So let us assume that the Iran nuclear deal does stick: how likely is it that for the first time since the 1979 revolution, relations with Washington will return to something resembling normal?

Not very, is the short answer, at least as long as Iran's leaders continue to back President Assad in Syria, Hizbollah in Lebanon and Hamas in the Palestinian territories. On the other hand, in Iraq, where Iranian fighters are in the forefront of the ground war against Islamic State while US warplanes are in action overhead, the two countries look almost like allies.

And here's something else that's worth considering: what will be the effect in Iran itself of the Lausanne deal? It will be presented, obviously, as a tremendous victory for the leadership -- but although President Rouhani has been backed by the country's supreme leader, Ayatollah Ali Khamenei, he still has plenty of hard-line opponents who will try to prevent the deal being finalised.

Rouhani owed his election victory in 2013 to a promise to get the crippling economic sanctions lifted by, in his words, "increasing mutual trust" with other countries. If he can demonstrate that his approach has paid off, he will be much strengthened politically and his critics will be weakened.

As the American security analyst Fred Kaplan wrote: "Tehran’s rulers have long justified their alliance with terrorists and their repressive domestic policies by raising alarms about the threat from demonic America."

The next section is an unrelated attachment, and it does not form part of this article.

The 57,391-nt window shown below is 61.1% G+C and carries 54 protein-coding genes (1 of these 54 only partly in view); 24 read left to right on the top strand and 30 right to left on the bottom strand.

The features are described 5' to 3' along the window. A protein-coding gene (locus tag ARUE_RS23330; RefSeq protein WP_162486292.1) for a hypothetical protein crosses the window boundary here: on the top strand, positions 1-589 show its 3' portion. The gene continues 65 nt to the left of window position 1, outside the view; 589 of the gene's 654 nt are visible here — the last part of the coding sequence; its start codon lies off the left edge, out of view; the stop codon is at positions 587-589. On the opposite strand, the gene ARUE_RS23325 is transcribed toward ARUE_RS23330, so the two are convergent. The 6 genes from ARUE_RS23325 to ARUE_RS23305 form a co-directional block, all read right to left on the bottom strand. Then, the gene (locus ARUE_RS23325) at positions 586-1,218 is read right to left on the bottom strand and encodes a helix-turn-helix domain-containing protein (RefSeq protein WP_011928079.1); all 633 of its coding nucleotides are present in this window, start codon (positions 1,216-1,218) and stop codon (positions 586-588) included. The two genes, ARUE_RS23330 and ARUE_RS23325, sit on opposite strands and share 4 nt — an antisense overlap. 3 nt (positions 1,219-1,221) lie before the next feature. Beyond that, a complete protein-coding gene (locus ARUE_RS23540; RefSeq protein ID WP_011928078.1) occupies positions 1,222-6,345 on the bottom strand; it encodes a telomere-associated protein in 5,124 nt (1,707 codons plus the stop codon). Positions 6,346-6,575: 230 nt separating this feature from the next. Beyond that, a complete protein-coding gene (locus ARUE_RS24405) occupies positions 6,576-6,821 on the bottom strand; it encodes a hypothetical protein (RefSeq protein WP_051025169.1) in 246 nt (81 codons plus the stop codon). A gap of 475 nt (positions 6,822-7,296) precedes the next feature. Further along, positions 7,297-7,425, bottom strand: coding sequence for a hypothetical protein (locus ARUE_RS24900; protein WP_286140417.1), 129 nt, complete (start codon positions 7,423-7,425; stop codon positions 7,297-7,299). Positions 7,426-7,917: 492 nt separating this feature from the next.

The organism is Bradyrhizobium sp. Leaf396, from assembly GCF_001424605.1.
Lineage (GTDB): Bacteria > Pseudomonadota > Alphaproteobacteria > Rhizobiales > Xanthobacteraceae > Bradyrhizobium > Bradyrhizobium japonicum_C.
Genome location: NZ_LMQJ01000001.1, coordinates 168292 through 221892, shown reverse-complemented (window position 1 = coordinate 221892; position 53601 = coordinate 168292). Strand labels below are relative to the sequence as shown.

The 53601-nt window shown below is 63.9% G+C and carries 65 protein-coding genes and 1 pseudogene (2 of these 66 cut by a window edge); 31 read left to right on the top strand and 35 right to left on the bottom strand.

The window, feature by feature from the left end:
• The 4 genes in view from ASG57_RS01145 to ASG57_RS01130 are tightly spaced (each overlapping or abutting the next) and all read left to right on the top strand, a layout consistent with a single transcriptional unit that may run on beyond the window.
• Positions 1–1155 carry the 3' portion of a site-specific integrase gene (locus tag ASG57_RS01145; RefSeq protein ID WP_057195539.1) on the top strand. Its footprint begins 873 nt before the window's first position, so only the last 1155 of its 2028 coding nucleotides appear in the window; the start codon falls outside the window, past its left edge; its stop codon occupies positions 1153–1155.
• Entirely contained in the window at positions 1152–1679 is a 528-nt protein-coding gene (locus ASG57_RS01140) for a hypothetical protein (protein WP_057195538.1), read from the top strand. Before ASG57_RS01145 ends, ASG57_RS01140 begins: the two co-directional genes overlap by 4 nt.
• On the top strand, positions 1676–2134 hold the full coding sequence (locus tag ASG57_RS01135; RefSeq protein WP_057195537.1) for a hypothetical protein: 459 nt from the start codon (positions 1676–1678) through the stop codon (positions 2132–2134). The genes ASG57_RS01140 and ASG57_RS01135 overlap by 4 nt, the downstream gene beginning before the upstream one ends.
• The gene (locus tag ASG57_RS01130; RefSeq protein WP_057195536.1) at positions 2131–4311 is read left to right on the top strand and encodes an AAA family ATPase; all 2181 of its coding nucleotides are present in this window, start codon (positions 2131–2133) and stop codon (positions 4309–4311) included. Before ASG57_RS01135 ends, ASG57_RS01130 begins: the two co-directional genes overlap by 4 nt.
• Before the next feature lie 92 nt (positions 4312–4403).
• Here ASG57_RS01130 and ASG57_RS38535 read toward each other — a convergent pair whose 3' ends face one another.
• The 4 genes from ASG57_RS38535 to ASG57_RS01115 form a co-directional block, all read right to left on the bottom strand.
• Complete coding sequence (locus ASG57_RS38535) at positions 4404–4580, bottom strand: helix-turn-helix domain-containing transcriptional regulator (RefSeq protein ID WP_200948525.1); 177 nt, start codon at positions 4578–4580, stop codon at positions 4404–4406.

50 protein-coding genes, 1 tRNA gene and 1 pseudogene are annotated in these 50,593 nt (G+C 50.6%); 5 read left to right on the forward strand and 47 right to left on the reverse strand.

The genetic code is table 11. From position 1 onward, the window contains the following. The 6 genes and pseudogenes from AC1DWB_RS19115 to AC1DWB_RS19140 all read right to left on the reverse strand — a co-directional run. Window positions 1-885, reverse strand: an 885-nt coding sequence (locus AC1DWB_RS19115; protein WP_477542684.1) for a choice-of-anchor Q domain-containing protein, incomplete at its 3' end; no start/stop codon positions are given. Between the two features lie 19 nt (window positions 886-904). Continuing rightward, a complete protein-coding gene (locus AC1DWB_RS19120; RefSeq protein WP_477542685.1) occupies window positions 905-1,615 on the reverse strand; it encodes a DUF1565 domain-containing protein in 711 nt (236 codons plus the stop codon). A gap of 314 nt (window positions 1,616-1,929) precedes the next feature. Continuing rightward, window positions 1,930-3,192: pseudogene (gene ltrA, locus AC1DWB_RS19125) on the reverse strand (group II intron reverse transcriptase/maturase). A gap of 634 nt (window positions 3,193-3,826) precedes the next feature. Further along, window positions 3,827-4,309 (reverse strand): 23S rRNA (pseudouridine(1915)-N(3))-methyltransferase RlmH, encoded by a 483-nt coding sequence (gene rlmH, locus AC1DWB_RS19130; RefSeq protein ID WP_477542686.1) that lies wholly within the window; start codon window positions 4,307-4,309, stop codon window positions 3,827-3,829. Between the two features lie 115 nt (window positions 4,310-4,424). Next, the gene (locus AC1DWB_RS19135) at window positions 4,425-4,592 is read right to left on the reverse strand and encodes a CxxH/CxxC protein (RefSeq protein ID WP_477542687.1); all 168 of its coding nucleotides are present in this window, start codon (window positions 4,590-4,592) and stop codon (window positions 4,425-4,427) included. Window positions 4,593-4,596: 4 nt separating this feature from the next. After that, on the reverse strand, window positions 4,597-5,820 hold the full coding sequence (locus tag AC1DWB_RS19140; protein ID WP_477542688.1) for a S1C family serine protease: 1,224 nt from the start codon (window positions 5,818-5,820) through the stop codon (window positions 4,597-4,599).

So if that threat is receding, might Rouhani then be tempted to recalibrate Tehran's support for Hizbollah and Hamas? Or will he want to buttress Iran's proud reputation as an implacable enemy of Israel by continuing to support hostile Palestinian and Lebanese groups on its borders?

Iran has been immeasurably strengthened since the US-led invasion of Iraq in 2003 (yet another example of the Law of Unintended Consequences). It now plays a crucial role in Iraq, it has foiled the attempted overthrow of its ally in Damascus, Bashar al-Assad, and in Lebanon Hizbollah is a vital political player. Most recently, its Shia allies in Yemen have forced the president to flee.

The shape of the Middle East has changed, and is continuing to change, beyond recognition, first as a result of the wave of unrest that was briefly heralded as the Arab Spring, and now by the Iran nuclear deal. No one can predict what it will look like when stability returns.

The regional analyst Abdel Moneim Said Aly, director of Cairo’s al-Ahram Center for Political and Strategic Studies, wrote in Foreign Policy: "I am 67 years old — I lived through the 1956 and 1967 wars, the Arab-Israeli peace, the revolutions and coup d’├ętats. Despite all that, I never had the same uncertainty that I have now about the region. Everything is possible.”